When ‘Volvo’ is mentioned, many models come to mind and it depends on which generation is responding. Older people will think of the 122 Amazon and 244 while a generation later would remember the 850R. But everyone is likely to remember the P1800, perhaps Volvo’s most internationally renowned model ever and the one that arouses most emotions.
Planned in Sweden, designed in Italy, unveiled at a car show in Brussels, built in Britain and a huge success in the USA, production of the P1800 took place between 1961 and 1972. It had reached showrooms after 4 years of careful planning and development and while sales numbers were not spectacular, the image viewpoint it played was far bigger role than any previous Volvo model.
A ‘halo model’
The Volvo P1800 was born for that very reason – to attract the attention of passers-by to Volvo’s showrooms and to increase what today is known as ‘floor traffic’. Once ‘captured’, it was up to the sales advisors to do whatever they could so that people who entered the showroom left it after placing an order for a new Volvo.
The P1800 wasn’t Volvo’s first go at making a sportscar. Back in the early 1950s, it had produced the open 2-seater plastic-bodied Volvo Sport between 1955 and 1957. Only 67 cars were ever made and the production ended rather abruptly because the company’s President then, Gunnar Engellau, was disappointed with the quality. “Not a bad car… but a bad Volvo” was the way he put it when he gave the order to stop production.
However, he recognised the importance of having a prestigious and exciting model to boost overall sales, and Volvo dealers were desperate for just such a car. This led to another go at making a sportscar and design proposals were ordered from Italy. Volvo consultant Helmer Petterson – who was deeply involved in the planning of the new car – had got his son, Pelle, a job at Pietro Frua, thanks to Pelle’s fresh degree in industrial design from the Pratt Institute in New York.
Designed in Italy… by a Swede
When the time came to unveil the 4 proposals to Volvo’s board members in 1957, Helmer sneaked in his son’s design as a fifth possibility – and that was the one that everyone picked! Engellau, in particular, liked it since he had very definite views about wanting an Italian-designed car. That of course is precisely what he did get – except that it was actually the work of a 25-year old native of Goteborg, Volvo’s home city!
Eventually, however, the truth behind the winning design proposal emerged. Engellau was furious as he felt he had been tricked and promised that Pelle would never be acknowledged as the car’s designer. And indeed, many years went by before the truth was made known and Pelle Petterson received the credit he was due for designing one of the world’s most attractive sports coupes.
The new sportscar had a fixed roof, steel body, with a lot of the mechanical components taken straight from the 122 Amazon. It was powered by the newly developed B18 engine in its 100 bhp sports version when it eventually arrived in the showrooms.
Initially made overseas
At this time, Volvo found itself in a hugely expansive phase and the company realized from the outset that it did not have sufficient in-house capacity to manufacture the new model – not for pressing of body panels, nor for painting or assembly, not even on a small scale. The hunt for a suitable partner got under way and after much deliberation, a decision was taken to use two British companies to build the car: Pressed Steel would build the bodies and Jensen Motors would paint and assemble the cars.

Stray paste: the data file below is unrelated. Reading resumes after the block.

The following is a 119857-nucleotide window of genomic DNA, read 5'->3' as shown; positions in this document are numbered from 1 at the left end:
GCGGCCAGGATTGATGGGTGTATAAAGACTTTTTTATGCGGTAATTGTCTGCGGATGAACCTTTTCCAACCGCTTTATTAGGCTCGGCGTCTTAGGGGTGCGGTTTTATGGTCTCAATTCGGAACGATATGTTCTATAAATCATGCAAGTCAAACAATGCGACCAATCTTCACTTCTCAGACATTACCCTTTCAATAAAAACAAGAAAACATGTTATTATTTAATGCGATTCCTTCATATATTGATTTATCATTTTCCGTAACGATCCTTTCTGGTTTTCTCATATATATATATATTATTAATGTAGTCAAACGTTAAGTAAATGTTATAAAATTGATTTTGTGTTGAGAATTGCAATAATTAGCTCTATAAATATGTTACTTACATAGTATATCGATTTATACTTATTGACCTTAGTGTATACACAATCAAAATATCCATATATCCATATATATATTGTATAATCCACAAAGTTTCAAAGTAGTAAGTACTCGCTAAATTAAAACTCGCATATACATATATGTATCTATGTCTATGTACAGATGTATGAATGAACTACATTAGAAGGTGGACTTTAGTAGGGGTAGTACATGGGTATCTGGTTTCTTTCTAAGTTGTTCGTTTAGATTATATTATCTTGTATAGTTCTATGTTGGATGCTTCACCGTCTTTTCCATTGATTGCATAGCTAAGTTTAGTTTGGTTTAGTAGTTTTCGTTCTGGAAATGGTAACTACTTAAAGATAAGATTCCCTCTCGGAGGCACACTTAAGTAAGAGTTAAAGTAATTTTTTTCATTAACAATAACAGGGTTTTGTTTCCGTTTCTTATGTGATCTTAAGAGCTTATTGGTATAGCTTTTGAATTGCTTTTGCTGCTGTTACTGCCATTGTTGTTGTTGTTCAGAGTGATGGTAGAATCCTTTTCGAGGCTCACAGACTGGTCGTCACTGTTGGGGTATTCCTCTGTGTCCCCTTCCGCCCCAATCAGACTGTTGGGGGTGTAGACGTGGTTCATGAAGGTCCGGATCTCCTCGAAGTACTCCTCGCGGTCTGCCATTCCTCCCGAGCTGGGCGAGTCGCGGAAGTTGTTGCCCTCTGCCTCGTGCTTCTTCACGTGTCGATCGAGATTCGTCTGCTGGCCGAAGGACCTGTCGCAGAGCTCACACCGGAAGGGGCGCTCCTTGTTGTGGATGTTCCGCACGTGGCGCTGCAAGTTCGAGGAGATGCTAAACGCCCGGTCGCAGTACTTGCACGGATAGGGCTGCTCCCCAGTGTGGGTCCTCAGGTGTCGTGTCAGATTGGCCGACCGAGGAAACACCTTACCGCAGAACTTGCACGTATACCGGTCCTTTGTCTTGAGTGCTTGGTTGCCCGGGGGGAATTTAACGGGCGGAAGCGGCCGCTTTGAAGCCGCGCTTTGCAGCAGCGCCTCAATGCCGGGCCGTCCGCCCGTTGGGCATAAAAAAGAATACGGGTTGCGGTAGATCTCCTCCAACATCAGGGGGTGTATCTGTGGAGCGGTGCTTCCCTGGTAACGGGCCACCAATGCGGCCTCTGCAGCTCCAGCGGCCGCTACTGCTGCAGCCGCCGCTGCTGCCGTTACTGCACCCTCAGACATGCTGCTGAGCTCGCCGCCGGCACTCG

Production started but this was a far from friction-free method. Constant problems with personnel, working methods, quality, suppliers and logistics along with an unwillingness to deal with these issues meant that as soon as it was possible, Volvo transferred production home to Sweden.
By early 1963 – after Jensen had completed 6,000 cars – production of the 1800 started up in Volvo’s Lundby factory. But it was not until 1969 that body pressings were transferred from Pressed Steel in Scotland to Volvo’s own press shop in Olofstrom. The move home also coincided with a change of name for the P1800. At first, it was badged the ‘P1800 S’; later in 1963, it was known simply as the ‘1800 S’, the alphabet standing for Sweden.
During the car’s long life, no radical changes were made to the successful exterior lines. Only details such as the grille, trim mouldings, wheels and colours differentiate the various model years. From the technical viewpoint, the 1800 shadowed the development of Volvo’s other models and was continuously upgraded. Disc brakes all round, more powerful engines and electronic fuel injection were the most noticeable changes.
During its production life, two other body variants were also available. One was a convertible (only 30 units) and the other was the 1800 ES, with an extended roofline and an estate car rear featuring a large glass tailgate. The variants were designed in in-house this time and attracted considerable attention too.
Becoming The Saint’s car
Roger Moore was fortunate enough to drive a P1800 in his role as crime-fighter Simon Templar in the British TV series, ‘The Saint’. The TV production company had been looking for an attractive sportscar that would suit a gentleman of independent means and, after being turned down by Jaguar, approached Volvo to ask for the P1800. Volvo was, of course, quick to oblige as it would be a brilliant PR move for the new model. Every week, it appeared in the living rooms of TV viewers, becoming so firmly etched in minds that it came to be referred to as ‘The Saint’s car’.
The P1800 was never intended to be a mass-produced car. As mentioned earlier, it was planned as a niche product or what is today referred to as a ‘halo model’. Yet it was viable enough to be within the reach of most people who wanted a car that looked like a Ferrari but cost and functioned like a Volvo – pleasant, reliable and economical.